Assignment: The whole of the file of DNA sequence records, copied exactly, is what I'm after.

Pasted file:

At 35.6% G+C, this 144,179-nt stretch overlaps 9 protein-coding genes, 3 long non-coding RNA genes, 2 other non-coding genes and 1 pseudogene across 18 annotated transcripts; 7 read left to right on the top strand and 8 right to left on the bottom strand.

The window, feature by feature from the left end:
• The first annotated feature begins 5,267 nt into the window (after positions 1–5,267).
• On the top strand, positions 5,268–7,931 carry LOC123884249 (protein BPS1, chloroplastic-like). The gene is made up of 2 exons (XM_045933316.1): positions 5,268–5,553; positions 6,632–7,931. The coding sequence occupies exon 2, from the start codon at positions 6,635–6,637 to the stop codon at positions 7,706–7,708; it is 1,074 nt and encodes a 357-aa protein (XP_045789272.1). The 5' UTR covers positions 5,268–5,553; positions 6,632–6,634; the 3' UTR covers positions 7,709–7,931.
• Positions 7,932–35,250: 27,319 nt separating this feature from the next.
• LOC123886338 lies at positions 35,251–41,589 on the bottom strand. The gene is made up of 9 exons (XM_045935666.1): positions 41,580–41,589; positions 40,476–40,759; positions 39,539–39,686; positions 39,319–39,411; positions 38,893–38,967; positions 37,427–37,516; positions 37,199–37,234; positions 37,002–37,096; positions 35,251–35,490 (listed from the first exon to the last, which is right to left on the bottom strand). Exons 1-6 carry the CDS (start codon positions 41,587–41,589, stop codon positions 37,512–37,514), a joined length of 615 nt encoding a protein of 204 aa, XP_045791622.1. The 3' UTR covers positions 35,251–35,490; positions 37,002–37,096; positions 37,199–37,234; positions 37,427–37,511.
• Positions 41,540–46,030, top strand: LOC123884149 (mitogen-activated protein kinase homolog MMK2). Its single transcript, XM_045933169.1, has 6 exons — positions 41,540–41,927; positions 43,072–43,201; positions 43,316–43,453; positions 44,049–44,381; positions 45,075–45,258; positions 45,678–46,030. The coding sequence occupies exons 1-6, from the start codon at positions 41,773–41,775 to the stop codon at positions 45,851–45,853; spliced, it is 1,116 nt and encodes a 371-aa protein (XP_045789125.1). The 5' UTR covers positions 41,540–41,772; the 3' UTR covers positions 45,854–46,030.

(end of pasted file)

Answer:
At 35.6% G+C, this 144,179-nt stretch overlaps 9 protein-coding genes, 3 long non-coding RNA genes, 2 other non-coding genes and 1 pseudogene across 18 annotated transcripts; 7 read left to right on the top strand and 8 right to left on the bottom strand.

The window, feature by feature from the left end:
• The first annotated feature begins 5,267 nt into the window (after positions 1–5,267).
• On the top strand, positions 5,268–7,931 carry LOC123884249 (protein BPS1, chloroplastic-like). The gene is made up of 2 exons (XM_045933316.1): positions 5,268–5,553; positions 6,632–7,931. The coding sequence occupies exon 2, from the start codon at positions 6,635–6,637 to the stop codon at positions 7,706–7,708; it is 1,074 nt and encodes a 357-aa protein (XP_045789272.1). The 5' UTR covers positions 5,268–5,553; positions 6,632–6,634; the 3' UTR covers positions 7,709–7,931.
• Positions 7,932–35,250: 27,319 nt separating this feature from the next.
• LOC123886338 lies at positions 35,251–41,589 on the bottom strand. The gene is made up of 9 exons (XM_045935666.1): positions 41,580–41,589; positions 40,476–40,759; positions 39,539–39,686; positions 39,319–39,411; positions 38,893–38,967; positions 37,427–37,516; positions 37,199–37,234; positions 37,002–37,096; positions 35,251–35,490 (listed from the first exon to the last, which is right to left on the bottom strand). Exons 1-6 carry the CDS (start codon positions 41,587–41,589, stop codon positions 37,512–37,514), a joined length of 615 nt encoding a protein of 204 aa, XP_045791622.1. The 3' UTR covers positions 35,251–35,490; positions 37,002–37,096; positions 37,199–37,234; positions 37,427–37,511.
• Positions 41,540–46,030, top strand: LOC123884149 (mitogen-activated protein kinase homolog MMK2). Its single transcript, XM_045933169.1, has 6 exons — positions 41,540–41,927; positions 43,072–43,201; positions 43,316–43,453; positions 44,049–44,381; positions 45,075–45,258; positions 45,678–46,030. The coding sequence occupies exons 1-6, from the start codon at positions 41,773–41,775 to the stop codon at positions 45,851–45,853; spliced, it is 1,116 nt and encodes a 371-aa protein (XP_045789125.1). The 5' UTR covers positions 41,540–41,772; the 3' UTR covers positions 45,854–46,030.